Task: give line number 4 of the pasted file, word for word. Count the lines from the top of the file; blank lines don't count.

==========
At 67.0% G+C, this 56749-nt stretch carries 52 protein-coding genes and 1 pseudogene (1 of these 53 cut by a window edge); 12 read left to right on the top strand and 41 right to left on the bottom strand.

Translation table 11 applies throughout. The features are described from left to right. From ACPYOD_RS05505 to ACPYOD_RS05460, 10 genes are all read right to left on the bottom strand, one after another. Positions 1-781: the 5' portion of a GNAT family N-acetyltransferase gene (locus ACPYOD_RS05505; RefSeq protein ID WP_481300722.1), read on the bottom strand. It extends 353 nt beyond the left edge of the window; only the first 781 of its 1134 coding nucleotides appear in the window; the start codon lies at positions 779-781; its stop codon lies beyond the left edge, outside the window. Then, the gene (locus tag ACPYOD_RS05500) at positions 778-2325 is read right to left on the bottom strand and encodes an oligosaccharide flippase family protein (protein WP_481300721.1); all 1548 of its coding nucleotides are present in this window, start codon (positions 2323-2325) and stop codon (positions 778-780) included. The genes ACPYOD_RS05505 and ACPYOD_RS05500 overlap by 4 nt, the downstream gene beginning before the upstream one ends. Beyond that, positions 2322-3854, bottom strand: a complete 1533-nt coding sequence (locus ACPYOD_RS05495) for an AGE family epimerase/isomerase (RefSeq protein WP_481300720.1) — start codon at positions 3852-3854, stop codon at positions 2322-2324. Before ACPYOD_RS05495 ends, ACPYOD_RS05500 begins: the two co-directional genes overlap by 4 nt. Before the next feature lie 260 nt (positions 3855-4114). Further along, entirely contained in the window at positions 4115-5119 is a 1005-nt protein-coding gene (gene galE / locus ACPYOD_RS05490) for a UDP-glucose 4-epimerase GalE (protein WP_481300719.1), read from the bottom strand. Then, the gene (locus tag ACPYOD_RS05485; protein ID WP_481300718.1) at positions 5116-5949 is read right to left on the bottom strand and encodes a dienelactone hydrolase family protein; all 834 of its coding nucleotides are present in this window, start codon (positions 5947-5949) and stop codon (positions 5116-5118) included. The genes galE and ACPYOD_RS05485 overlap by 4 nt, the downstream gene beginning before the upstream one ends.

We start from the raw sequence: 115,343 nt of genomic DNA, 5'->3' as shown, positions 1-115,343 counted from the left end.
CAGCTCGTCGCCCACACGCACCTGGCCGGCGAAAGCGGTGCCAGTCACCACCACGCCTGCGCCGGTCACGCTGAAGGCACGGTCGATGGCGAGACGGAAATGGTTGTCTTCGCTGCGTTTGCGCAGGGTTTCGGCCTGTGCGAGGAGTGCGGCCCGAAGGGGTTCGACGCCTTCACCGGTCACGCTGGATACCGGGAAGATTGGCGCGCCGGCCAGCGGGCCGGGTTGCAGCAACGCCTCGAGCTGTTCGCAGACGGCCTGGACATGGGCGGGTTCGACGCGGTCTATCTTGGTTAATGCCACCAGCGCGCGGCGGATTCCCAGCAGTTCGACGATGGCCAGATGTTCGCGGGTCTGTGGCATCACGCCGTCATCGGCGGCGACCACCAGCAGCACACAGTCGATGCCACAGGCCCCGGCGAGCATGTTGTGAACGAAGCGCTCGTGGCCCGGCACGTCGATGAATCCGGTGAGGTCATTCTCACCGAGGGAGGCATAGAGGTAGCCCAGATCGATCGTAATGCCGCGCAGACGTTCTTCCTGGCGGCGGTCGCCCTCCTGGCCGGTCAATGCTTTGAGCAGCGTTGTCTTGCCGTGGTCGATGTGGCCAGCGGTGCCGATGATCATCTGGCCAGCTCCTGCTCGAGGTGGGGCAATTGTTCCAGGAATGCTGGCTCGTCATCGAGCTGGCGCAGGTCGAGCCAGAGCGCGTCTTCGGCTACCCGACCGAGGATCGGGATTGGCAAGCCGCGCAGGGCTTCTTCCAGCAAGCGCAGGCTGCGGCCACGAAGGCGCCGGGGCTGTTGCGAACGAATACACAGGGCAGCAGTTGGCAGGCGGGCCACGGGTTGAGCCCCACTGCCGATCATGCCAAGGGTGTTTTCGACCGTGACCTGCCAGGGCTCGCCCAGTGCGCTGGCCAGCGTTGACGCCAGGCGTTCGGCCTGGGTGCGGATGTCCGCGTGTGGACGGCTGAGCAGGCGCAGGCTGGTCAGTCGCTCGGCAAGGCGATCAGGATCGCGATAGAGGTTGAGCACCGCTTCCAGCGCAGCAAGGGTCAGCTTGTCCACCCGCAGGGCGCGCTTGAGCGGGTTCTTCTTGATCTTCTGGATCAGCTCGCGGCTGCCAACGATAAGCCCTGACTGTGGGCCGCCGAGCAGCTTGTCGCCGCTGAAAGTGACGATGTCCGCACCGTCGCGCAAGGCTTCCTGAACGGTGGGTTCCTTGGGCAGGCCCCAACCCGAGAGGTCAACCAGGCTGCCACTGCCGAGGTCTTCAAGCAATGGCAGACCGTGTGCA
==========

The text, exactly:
CAGCTCGTCGCCCACACGCACCTGGCCGGCGAAAGCGGTGCCAGTCACCACCACGCCTGCGCCGGTCACGCTGAAGGCACGGTCGATGGCGAGACGGAAATGGTTGTCTTCGCTGCGTTTGCGCAGGGTTTCGGCCTGTGCGAGGAGTGCGGCCCGAAGGGGTTCGACGCCTTCACCGGTCACGCTGGATACCGGGAAGATTGGCGCGCCGGCCAGCGGGCCGGGTTGCAGCAACGCCTCGAGCTGTTCGCAGACGGCCTGGACATGGGCGGGTTCGACGCGGTCTATCTTGGTTAATGCCACCAGCGCGCGGCGGATTCCCAGCAGTTCGACGATGGCCAGATGTTCGCGGGTCTGTGGCATCACGCCGTCATCGGCGGCGACCACCAGCAGCACACAGTCGATGCCACAGGCCCCGGCGAGCATGTTGTGAACGAAGCGCTCGTGGCCCGGCACGTCGATGAATCCGGTGAGGTCATTCTCACCGAGGGAGGCATAGAGGTAGCCCAGATCGATCGTAATGCCGCGCAGACGTTCTTCCTGGCGGCGGTCGCCCTCCTGGCCGGTCAATGCTTTGAGCAGCGTTGTCTTGCCGTGGTCGATGTGGCCAGCGGTGCCGATGATCATCTGGCCAGCTCCTGCTCGAGGTGGGGCAATTGTTCCAGGAATGCTGGCTCGTCATCGAGCTGGCGCAGGTCGAGCCAGAGCGCGTCTTCGGCTACCCGACCGAGGATCGGGATTGGCAAGCCGCGCAGGGCTTCTTCCAGCAAGCGCAGGCTGCGGCCACGAAGGCGCCGGGGCTGTTGCGAACGAATACACAGGGCAGCAGTTGGCAGGCGGGCCACGGGTTGAGCCCCACTGCCGATCATGCCAAGGGTGTTTTCGACCGTGACCTGCCAGGGCTCGCCCAGTGCGCTGGCCAGCGTTGACGCCAGGCGTTCGGCCTGGGTGCGGATGTCCGCGTGTGGACGGCTGAGCAGGCGCAGGCTGGTCAGTCGCTCGGCAAGGCGATCAGGATCGCGATAGAGGTTGAGCACCGCTTCCAGCGCAGCAAGGGTCAGCTTGTCCACCCGCAGGGCGCGCTTGAGCGGGTTCTTCTTGATCTTCTGGATCAGCTCGCGGCTGCCAACGATAAGCCCTGACTGTGGGCCGCCGAGCAGCTTGTCGCCGCTGAAAGTGACGATGTCCGCACCGTCGCGCAAGGCTTCCTGAACGGTGGGTTCCTTGGGCAGGCCCCAACCCGAGAGGTCAACCAGGCTGCCACTGCCGAGGTCTTCAAGCAATGGCAGACCGTGTGCA